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What's so extraordinary about America's ever-widening gap between the rich and poor is that it's being caused by policies our politicians are enacting right before our eyes and we let them get away with it.

That the top 1 percent of the country makes 25 times more on average than the other 99 percent is much more than an economic phenomenon — it's the result of policies that have been skewed to favor the rich, most of whom funnel tens of millions into campaign coffers and later cash in on their "investments."

What's utterly amazing is the ability of legislators and members of Congress to convince voters that they are friends of "hardworking families" and sympathize with their plight at the bottom of the economic ladder.

No one pulled that off better than Donald Trump in 2016, feigning sympathy for American workers who are being left behind and taking advantage of their frustrations. Many "angry" voters bought what turned out to be a classic flim flam. Just a few months after his inauguration, Trump and his GOP lackeys in Congress passed a $1.5 trillion tax cut, mostly for big corporations and their CEOs and, as a bonus, allowed those with piles of money stashed in tax-free accounts overseas to bring it back at a generously low rate.

Don't worry, the Trump administration and his trusted partner, then House Speaker Paul Ryan alibied, the money will wind up trickling down to the workers in the form of more jobs and better pay.

A little more than a year later what do we find? Nearly all of those tax breaks stayed right with the rich. As many opponents of the Trump team had warned, the largess didn't fall to the workers. The conglomerates used the money to buy back stock and increase dividends to pad their bottom lines and enrich their already-wealthy stockholders. Some, like Apple, gave one-time bonuses of a thousand dollars, but that's all. Workers have gained a bit through wage increases, but barely at the rate of inflation.

The ones who really made out weren't Trump's working-class supporters, but his friends and financiers on Wall Street. Yet, his coveted base still sees him as a savior. They apparently haven't noticed that the gap between the rich and poor has steadily been climbing.

Here in Wisconsin we're watching before our very eyes the GOP-controlled Legislature working to help the well-to-do while pretending to be helping what Scott Walker always called our "hardworking Wisconsin families."

It's happening in the fight between the Republican-controlled Legislature and Gov. Tony Evers and the Democrats on how to pay for Evers' proposed middle-class tax cut. The Republican Legislature wants to pay for the working people's tax cut by taking money from the state's budget surplus to pay for it. That surplus, of course, was built on the average taxpayers' backs.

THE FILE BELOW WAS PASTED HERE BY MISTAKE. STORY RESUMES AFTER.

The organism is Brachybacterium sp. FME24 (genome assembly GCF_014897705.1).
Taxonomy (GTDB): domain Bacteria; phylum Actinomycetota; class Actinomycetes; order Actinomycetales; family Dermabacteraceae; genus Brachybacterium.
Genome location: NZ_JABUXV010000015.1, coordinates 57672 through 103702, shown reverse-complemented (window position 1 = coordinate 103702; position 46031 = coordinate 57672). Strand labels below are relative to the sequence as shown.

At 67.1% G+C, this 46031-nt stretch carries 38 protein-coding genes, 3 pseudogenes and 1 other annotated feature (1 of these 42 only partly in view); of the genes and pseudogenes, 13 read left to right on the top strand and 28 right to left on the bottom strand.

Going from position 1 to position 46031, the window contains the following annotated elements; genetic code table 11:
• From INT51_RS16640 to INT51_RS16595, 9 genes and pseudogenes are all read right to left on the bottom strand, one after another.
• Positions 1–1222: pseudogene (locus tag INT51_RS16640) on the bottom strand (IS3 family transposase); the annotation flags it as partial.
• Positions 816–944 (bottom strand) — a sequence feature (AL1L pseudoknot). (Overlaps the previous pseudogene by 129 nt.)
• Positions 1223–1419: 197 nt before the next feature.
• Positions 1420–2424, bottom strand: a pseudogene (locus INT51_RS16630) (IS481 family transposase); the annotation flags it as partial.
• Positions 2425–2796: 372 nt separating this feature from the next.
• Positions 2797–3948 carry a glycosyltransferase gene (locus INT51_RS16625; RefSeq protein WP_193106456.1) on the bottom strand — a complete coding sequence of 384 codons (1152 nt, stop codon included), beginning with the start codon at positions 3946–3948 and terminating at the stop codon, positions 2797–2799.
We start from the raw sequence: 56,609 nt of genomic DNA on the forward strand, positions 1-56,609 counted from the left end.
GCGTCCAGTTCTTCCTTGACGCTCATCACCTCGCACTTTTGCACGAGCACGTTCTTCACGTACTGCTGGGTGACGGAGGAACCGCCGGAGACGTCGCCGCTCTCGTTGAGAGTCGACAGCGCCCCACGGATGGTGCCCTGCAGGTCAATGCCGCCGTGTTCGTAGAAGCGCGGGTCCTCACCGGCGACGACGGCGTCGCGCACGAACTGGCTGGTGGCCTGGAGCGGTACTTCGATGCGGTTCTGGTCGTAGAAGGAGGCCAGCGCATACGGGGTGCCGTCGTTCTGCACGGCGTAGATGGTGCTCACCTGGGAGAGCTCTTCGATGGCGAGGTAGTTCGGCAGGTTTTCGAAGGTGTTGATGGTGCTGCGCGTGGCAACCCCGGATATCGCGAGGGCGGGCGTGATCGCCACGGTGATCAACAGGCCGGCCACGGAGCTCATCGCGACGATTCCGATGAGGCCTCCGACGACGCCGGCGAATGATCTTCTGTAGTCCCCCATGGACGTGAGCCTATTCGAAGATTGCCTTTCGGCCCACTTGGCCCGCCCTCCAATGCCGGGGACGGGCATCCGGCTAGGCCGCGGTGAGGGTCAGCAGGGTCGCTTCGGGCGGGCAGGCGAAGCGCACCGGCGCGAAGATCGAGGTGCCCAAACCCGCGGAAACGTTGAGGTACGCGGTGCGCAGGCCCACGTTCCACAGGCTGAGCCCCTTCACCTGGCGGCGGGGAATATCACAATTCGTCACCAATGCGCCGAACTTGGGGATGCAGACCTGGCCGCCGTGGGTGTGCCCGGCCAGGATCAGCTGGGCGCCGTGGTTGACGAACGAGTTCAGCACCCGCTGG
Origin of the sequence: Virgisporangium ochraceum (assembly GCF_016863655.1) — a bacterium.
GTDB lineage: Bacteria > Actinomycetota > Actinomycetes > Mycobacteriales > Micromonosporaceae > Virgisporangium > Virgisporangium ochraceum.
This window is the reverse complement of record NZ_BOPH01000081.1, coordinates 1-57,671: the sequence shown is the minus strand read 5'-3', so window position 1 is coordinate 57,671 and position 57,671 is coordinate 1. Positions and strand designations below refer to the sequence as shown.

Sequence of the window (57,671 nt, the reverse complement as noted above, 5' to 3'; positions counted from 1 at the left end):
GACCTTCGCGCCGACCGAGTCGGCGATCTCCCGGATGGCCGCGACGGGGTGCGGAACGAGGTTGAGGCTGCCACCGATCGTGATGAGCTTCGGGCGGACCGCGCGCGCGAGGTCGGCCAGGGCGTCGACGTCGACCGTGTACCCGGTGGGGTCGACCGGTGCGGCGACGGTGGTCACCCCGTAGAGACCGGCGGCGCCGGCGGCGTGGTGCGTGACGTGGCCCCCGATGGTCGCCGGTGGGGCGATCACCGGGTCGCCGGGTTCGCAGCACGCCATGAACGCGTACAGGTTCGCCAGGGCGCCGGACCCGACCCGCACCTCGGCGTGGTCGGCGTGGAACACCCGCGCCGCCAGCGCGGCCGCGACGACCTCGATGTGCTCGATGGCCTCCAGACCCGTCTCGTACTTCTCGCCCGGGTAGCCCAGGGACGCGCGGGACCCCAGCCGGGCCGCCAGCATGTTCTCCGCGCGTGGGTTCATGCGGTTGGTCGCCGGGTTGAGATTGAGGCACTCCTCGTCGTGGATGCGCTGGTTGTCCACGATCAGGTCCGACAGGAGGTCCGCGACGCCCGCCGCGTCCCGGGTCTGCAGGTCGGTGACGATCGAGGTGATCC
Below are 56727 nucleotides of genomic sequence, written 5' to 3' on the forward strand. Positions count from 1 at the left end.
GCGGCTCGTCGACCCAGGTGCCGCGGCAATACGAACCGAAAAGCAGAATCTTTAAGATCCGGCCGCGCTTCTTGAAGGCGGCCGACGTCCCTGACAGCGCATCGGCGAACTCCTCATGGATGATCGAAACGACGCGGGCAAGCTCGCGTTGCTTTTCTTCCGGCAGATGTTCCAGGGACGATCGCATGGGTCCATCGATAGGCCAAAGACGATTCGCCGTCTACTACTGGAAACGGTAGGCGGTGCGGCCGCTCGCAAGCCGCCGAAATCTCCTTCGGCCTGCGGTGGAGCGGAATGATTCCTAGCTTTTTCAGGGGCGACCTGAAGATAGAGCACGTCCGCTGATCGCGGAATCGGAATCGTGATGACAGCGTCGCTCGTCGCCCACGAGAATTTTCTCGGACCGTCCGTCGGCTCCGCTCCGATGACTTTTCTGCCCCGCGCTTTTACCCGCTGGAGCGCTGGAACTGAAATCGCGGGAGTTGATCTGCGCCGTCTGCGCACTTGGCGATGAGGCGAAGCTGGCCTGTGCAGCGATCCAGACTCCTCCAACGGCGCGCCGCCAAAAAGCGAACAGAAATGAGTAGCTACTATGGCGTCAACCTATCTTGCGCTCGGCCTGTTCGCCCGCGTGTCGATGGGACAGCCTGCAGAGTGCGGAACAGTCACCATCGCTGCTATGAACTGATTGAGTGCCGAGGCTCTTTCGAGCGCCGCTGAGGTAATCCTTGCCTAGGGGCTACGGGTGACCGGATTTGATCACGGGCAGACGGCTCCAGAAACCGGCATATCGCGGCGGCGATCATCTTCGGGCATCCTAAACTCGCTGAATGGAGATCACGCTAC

Evers, on the other hand, wants to pay for part of his middle-class tax cut by reducing the Manufacturing and Agriculture Credit adopted by Scott Walker and his Republican colleagues in 2011 that was ostensibly enacted to help farmers and small businesses hire new employees.

It's been to laugh to watch these same Republicans claiming that to reduce that tax break would hurt small businesses and, therefore, jobs. A couple of Sundays ago the GOP majority leader in the Assembly, Rep. Jim Steineke of Kaukauna, painted a rosy picture of the M&A boondoggle that has shoveled millions to big farmers and businesses that already are enjoying big federal tax cuts.

Once again, he used the standard flim flam that the Republicans are looking out for the little guy when in fact their only concern is that the Wisconsin Manufacturers and Commerce agenda, whose goal is to eliminate all Wisconsin corporate taxes, is protected.

The Wisconsin Budget Project two years ago revealed that 78 percent of the credit has gone to individual tax filers who earn more than a million dollars, which makes Steineke's arguments absurd. In a rebuttal to Steineke in the Wisconsin State Journal, Milwaukee Democrat Daniel Riemer reminded readers that the M&A plan has allowed 16 people, each earning more than $30 million per year, to receive cuts averaging almost $2 million.

Evers' plan would shift some of that generous giveaway from the wealthy to roughly a $300 to $400 savings for the average worker. Most of the surplus could therefore be saved for Wisconsin's transportation and education needs, which also fell victim to Republican tax policy the past eight years.

If the Republicans can somehow prevail in this fight, they will once again add to the income gap while pretending they have only the little guy at heart.

And yes, as our fathers always told us, the rich get richer.

Dave Zweifel is editor emeritus of The Capital Times. dzweifel@madison.com608-252-6410 and on Twitter @DaveZweifel.  

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Dave is editor emeritus of The Capital Times.